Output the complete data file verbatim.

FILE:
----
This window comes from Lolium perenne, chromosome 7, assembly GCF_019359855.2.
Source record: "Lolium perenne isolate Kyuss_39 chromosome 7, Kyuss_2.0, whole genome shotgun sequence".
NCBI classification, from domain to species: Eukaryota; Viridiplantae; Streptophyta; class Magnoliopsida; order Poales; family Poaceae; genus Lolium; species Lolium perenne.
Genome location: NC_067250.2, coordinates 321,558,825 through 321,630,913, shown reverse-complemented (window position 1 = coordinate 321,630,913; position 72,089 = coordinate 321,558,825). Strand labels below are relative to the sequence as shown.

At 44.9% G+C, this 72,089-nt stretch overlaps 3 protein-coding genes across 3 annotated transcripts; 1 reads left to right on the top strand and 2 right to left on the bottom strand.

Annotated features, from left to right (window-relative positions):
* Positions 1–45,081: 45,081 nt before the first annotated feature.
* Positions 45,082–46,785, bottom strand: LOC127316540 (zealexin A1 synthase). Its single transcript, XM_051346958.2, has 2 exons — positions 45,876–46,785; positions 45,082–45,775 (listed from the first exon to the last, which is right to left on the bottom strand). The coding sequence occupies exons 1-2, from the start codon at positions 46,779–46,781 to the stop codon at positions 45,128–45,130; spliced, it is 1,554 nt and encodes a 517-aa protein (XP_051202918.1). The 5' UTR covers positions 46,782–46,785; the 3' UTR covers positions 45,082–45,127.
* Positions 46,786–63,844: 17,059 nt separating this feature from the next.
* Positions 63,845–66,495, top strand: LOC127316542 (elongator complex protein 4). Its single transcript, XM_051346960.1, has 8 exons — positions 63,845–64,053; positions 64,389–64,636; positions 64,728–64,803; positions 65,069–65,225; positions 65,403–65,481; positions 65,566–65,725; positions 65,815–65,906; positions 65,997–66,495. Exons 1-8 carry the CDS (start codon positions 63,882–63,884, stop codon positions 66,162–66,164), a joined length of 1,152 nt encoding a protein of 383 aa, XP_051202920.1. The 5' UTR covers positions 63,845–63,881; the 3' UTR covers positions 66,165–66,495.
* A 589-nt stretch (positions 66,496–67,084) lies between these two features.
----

This window comes from Lolium perenne, chromosome 7, assembly GCF_019359855.2.
Source record: "Lolium perenne isolate Kyuss_39 chromosome 7, Kyuss_2.0, whole genome shotgun sequence".
NCBI classification, from domain to species: Eukaryota; Viridiplantae; Streptophyta; class Magnoliopsida; order Poales; family Poaceae; genus Lolium; species Lolium perenne.
Genome location: NC_067250.2, coordinates 321,558,825 through 321,630,913, shown reverse-complemented (window position 1 = coordinate 321,630,913; position 72,089 = coordinate 321,558,825). Strand labels below are relative to the sequence as shown.

At 44.9% G+C, this 72,089-nt stretch overlaps 3 protein-coding genes across 3 annotated transcripts; 1 reads left to right on the top strand and 2 right to left on the bottom strand.

Annotated features, from left to right (window-relative positions):
* Positions 1–45,081: 45,081 nt before the first annotated feature.
* Positions 45,082–46,785, bottom strand: LOC127316540 (zealexin A1 synthase). Its single transcript, XM_051346958.2, has 2 exons — positions 45,876–46,785; positions 45,082–45,775 (listed from the first exon to the last, which is right to left on the bottom strand). The coding sequence occupies exons 1-2, from the start codon at positions 46,779–46,781 to the stop codon at positions 45,128–45,130; spliced, it is 1,554 nt and encodes a 517-aa protein (XP_051202918.1). The 5' UTR covers positions 46,782–46,785; the 3' UTR covers positions 45,082–45,127.
* Positions 46,786–63,844: 17,059 nt separating this feature from the next.
* Positions 63,845–66,495, top strand: LOC127316542 (elongator complex protein 4). Its single transcript, XM_051346960.1, has 8 exons — positions 63,845–64,053; positions 64,389–64,636; positions 64,728–64,803; positions 65,069–65,225; positions 65,403–65,481; positions 65,566–65,725; positions 65,815–65,906; positions 65,997–66,495. Exons 1-8 carry the CDS (start codon positions 63,882–63,884, stop codon positions 66,162–66,164), a joined length of 1,152 nt encoding a protein of 383 aa, XP_051202920.1. The 5' UTR covers positions 63,845–63,881; the 3' UTR covers positions 66,165–66,495.
* A 589-nt stretch (positions 66,496–67,084) lies between these two features.